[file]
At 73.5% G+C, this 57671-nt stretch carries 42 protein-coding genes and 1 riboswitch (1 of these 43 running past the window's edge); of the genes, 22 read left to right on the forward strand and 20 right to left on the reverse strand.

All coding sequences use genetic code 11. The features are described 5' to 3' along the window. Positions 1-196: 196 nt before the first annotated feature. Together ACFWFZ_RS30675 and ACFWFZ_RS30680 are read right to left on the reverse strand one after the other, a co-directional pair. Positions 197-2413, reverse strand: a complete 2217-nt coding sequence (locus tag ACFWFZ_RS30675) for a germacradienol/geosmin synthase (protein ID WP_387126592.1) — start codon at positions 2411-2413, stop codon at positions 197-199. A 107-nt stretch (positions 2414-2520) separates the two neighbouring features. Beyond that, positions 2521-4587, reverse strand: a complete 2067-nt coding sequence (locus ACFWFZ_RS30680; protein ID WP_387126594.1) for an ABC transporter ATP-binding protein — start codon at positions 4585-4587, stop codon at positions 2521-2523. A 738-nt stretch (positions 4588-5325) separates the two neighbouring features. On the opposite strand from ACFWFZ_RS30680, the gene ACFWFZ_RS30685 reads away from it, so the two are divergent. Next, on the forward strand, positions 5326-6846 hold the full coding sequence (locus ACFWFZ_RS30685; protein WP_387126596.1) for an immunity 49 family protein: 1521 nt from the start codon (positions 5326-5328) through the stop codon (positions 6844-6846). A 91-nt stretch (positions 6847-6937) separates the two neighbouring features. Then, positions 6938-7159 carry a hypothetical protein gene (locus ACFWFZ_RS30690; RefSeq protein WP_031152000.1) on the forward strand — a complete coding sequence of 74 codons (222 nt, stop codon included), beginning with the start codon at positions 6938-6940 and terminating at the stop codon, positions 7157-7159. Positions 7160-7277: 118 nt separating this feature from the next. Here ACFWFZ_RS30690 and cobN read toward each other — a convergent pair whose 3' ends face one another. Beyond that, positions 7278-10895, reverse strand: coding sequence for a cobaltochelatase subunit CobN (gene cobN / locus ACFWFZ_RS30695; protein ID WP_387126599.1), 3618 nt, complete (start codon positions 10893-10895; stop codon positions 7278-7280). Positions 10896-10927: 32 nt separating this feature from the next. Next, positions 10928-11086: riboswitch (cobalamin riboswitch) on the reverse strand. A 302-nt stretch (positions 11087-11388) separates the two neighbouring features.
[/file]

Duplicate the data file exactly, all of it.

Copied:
At 73.5% G+C, this 57671-nt stretch carries 42 protein-coding genes and 1 riboswitch (1 of these 43 running past the window's edge); of the genes, 22 read left to right on the forward strand and 20 right to left on the reverse strand.

All coding sequences use genetic code 11. The features are described 5' to 3' along the window. Positions 1-196: 196 nt before the first annotated feature. Together ACFWFZ_RS30675 and ACFWFZ_RS30680 are read right to left on the reverse strand one after the other, a co-directional pair. Positions 197-2413, reverse strand: a complete 2217-nt coding sequence (locus tag ACFWFZ_RS30675) for a germacradienol/geosmin synthase (protein ID WP_387126592.1) — start codon at positions 2411-2413, stop codon at positions 197-199. A 107-nt stretch (positions 2414-2520) separates the two neighbouring features. Beyond that, positions 2521-4587, reverse strand: a complete 2067-nt coding sequence (locus ACFWFZ_RS30680; protein ID WP_387126594.1) for an ABC transporter ATP-binding protein — start codon at positions 4585-4587, stop codon at positions 2521-2523. A 738-nt stretch (positions 4588-5325) separates the two neighbouring features. On the opposite strand from ACFWFZ_RS30680, the gene ACFWFZ_RS30685 reads away from it, so the two are divergent. Next, on the forward strand, positions 5326-6846 hold the full coding sequence (locus ACFWFZ_RS30685; protein WP_387126596.1) for an immunity 49 family protein: 1521 nt from the start codon (positions 5326-5328) through the stop codon (positions 6844-6846). A 91-nt stretch (positions 6847-6937) separates the two neighbouring features. Then, positions 6938-7159 carry a hypothetical protein gene (locus ACFWFZ_RS30690; RefSeq protein WP_031152000.1) on the forward strand — a complete coding sequence of 74 codons (222 nt, stop codon included), beginning with the start codon at positions 6938-6940 and terminating at the stop codon, positions 7157-7159. Positions 7160-7277: 118 nt separating this feature from the next. Here ACFWFZ_RS30690 and cobN read toward each other — a convergent pair whose 3' ends face one another. Beyond that, positions 7278-10895, reverse strand: coding sequence for a cobaltochelatase subunit CobN (gene cobN / locus ACFWFZ_RS30695; protein ID WP_387126599.1), 3618 nt, complete (start codon positions 10893-10895; stop codon positions 7278-7280). Positions 10896-10927: 32 nt separating this feature from the next. Next, positions 10928-11086: riboswitch (cobalamin riboswitch) on the reverse strand. A 302-nt stretch (positions 11087-11388) separates the two neighbouring features.